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Misinformation and Fake News

Are you curious what fake news is and how to identify it? This guide explores the problem of misinformation and provides strategies for checking facts.

Evaluating USing IMVAIN

If you're interested in another method for evaluating news sources, you might like to try the acronym IMVAIN.

I: Independent - Independent stories are more reliable than self-interested ones

M: Multiple - More than one source is better than one

V: Verify - Stories that use evidence to verify their claims are better than asserted opinions

A / I: Authoritative/Informed - Sources with authority that are informed are better than uninformed sources

N: Named - Named sources are better than unnamed sources

Four Moves and a Habit

Michael Caufield from Washington State University Vancouver developed a strategy for fact checking that he calls "Four Moves and a Habit." Below we break down those strategies in more detail.

Quick Strategies

  1. Think before you share. Read most or all of an article before you share it.
  2. Install a B.S. Detector browser plug-in.
  3. Re-think your news diet. Are you in a filter bubble? Try consuming your news through a site like
  4. Verify claims made in the media you encounter (see right).
  5. Be skeptical. Get in the habit of asking questions, especially when you are feeling emotional about the claim, or when the claim aligns with your beliefs.

Four Moves and a Habit

Move #1) Check for previous work

Take advantage of the fact-checking work that sites like Snopes and Politifact may have already done. If you feel wary or suspicious of those sites, they often lay out the evidence they used to fact-check a claim; go ahead and confirm those sources yourself.

Move #2) Go Upstream to the Source

Sometimes a news source will simply repost or rewrite content from another source. Rather than evaluating the downstream source, it makes more sense to go upstream to the original.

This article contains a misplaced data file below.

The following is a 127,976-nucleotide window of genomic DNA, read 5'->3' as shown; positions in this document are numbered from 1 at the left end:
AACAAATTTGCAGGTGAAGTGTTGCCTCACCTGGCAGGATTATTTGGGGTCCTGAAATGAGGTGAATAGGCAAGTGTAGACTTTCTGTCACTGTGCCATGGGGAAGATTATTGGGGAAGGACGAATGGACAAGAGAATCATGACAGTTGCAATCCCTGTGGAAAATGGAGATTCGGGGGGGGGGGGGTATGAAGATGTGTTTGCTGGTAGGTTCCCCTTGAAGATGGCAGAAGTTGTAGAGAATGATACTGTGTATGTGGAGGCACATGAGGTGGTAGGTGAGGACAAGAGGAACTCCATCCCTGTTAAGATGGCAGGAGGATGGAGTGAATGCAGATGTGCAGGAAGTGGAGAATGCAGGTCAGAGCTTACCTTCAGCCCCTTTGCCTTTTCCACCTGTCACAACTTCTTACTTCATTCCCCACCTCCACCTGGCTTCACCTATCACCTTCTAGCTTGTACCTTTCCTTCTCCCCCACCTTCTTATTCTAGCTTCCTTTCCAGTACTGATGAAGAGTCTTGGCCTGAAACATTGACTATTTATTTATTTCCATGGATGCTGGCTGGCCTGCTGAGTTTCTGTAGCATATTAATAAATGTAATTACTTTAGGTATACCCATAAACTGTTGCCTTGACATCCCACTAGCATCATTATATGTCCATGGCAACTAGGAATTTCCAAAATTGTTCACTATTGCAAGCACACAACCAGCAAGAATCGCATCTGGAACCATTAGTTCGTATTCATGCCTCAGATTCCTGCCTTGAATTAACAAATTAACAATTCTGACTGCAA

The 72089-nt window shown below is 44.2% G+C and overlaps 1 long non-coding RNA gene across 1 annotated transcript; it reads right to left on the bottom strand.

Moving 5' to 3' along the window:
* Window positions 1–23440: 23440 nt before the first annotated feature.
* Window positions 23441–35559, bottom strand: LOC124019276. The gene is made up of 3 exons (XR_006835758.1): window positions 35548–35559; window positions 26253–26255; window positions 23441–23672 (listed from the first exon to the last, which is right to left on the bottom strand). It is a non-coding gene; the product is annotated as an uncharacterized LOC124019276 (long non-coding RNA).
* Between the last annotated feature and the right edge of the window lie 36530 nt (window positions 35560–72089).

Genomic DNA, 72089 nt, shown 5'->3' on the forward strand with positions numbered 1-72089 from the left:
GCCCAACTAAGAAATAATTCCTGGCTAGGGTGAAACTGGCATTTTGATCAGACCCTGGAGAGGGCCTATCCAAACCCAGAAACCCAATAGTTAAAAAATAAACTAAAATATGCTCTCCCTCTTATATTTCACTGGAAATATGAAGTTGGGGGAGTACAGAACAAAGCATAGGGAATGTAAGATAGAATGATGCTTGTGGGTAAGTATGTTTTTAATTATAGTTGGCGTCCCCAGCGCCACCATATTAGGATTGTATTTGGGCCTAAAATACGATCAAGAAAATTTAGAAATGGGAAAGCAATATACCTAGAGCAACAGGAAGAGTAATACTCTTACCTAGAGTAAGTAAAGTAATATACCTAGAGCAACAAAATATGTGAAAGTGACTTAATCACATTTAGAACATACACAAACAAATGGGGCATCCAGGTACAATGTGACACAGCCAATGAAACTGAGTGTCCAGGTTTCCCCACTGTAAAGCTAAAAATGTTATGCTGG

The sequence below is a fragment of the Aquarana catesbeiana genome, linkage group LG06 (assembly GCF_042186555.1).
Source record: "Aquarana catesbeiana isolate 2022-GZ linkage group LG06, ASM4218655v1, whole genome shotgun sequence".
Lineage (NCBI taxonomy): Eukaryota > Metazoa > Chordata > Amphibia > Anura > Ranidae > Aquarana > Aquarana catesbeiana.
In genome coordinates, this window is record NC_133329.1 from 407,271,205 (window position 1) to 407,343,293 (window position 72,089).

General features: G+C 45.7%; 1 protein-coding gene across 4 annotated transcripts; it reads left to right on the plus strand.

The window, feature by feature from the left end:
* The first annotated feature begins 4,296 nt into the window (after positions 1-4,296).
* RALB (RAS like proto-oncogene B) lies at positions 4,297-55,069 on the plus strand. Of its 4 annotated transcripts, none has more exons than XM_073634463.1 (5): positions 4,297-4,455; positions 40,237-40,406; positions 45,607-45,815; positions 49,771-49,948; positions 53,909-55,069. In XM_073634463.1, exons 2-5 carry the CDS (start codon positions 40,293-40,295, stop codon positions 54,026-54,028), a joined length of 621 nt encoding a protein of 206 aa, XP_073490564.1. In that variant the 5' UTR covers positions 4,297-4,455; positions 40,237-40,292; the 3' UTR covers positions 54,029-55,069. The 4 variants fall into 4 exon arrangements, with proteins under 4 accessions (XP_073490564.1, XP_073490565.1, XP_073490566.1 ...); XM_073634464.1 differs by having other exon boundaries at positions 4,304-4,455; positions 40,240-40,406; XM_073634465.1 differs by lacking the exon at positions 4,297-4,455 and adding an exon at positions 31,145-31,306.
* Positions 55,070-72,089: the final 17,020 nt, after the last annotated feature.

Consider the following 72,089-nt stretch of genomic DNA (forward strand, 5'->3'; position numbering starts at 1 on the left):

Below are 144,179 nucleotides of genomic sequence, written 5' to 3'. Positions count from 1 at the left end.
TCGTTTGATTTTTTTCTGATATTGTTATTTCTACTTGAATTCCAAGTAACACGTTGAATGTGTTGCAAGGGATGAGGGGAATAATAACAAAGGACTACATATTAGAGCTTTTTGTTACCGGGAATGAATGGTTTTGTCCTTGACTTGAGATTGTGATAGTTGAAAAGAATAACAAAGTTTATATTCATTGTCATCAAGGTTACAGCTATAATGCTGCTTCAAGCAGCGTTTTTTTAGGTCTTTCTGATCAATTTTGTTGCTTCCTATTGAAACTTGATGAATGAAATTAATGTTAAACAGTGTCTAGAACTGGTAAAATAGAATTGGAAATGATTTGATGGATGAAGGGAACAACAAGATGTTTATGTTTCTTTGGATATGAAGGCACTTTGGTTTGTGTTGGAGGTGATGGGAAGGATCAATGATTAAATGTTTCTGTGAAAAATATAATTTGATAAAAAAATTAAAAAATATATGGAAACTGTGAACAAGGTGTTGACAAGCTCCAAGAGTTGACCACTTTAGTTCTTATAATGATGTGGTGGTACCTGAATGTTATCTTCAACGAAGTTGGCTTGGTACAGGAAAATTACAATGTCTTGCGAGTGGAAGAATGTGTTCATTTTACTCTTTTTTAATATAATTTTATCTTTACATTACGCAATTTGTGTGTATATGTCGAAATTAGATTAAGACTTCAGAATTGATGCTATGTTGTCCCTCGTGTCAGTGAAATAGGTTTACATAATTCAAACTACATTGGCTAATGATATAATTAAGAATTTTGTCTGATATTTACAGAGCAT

You may also find examples of sponsored sources in stories you read. These sources pay money to be able to share information about their stories with you and entice you to click. Sometimes these stories have legitimate information, but other times the headline won't necessarily match the content.

It might also sometimes be necessary to find the original source of a photo in order to check its credibility. There are a couple of ways to do this, but one quick way in Chrome is to right-click the image and select "Search Google for image." This will give you a sense of whether or not the photo is a hoax pretty quickly. You might also want to add search terms like "hoax" or "doctored" to see if any evidence of tampering comes up.

Move #3) Read laterally.

When evaluating a source - be it the author of an article or the news producer itself - it can be tempting to look for clues and evidence from the source itself. But efficient fact-checkers spend little time learning about a source by exploring it; they instead look for evidence about the source from others. Once easy way to do this is to do a search in Google, DuckDuckGo, or the web searching engine of your choice like this: Substitute in the URL for the news source you're investigating and you'll get a list of stories or news about that source from other sources.

Wikipedia gets a bad rap, but it can be very useful in fact-checking. Not only are the details of Wikipedia articles observed and corrected by many people, Wikipedia authors must follow strict guidelines for citing credible sources and using a neutral tone or they're flagged by the community. Wikipedia can be a good place to look for details about a news source you're investigating.

Move #4) Circle back.

It can be frustrating and complicated following a claim through the fact-checking process. If you ever hit a dead-end or find yourself with lots of new, useful information about the claim, try circling back to your original search. Often, you'll have better keywords to use and a more informed eye when it comes to spotting evidence about the claim.

Habit: Check your emotions

When encountering information on social media or other online contexts that makes you righteously angry, outraged, vindicated, or another other strong emotion, STOP. This is a sign that the content could use some extra skepticism and caution. This is both because you are likely more susceptible to biased thinking when the content makes you emotional, and because misinformation is often couched in these inflammatory packages exactly because you are more likely to share. Be responsible and show your commitment to facts by taking a moment to fact-check those claims.

Fact-Checking Practice!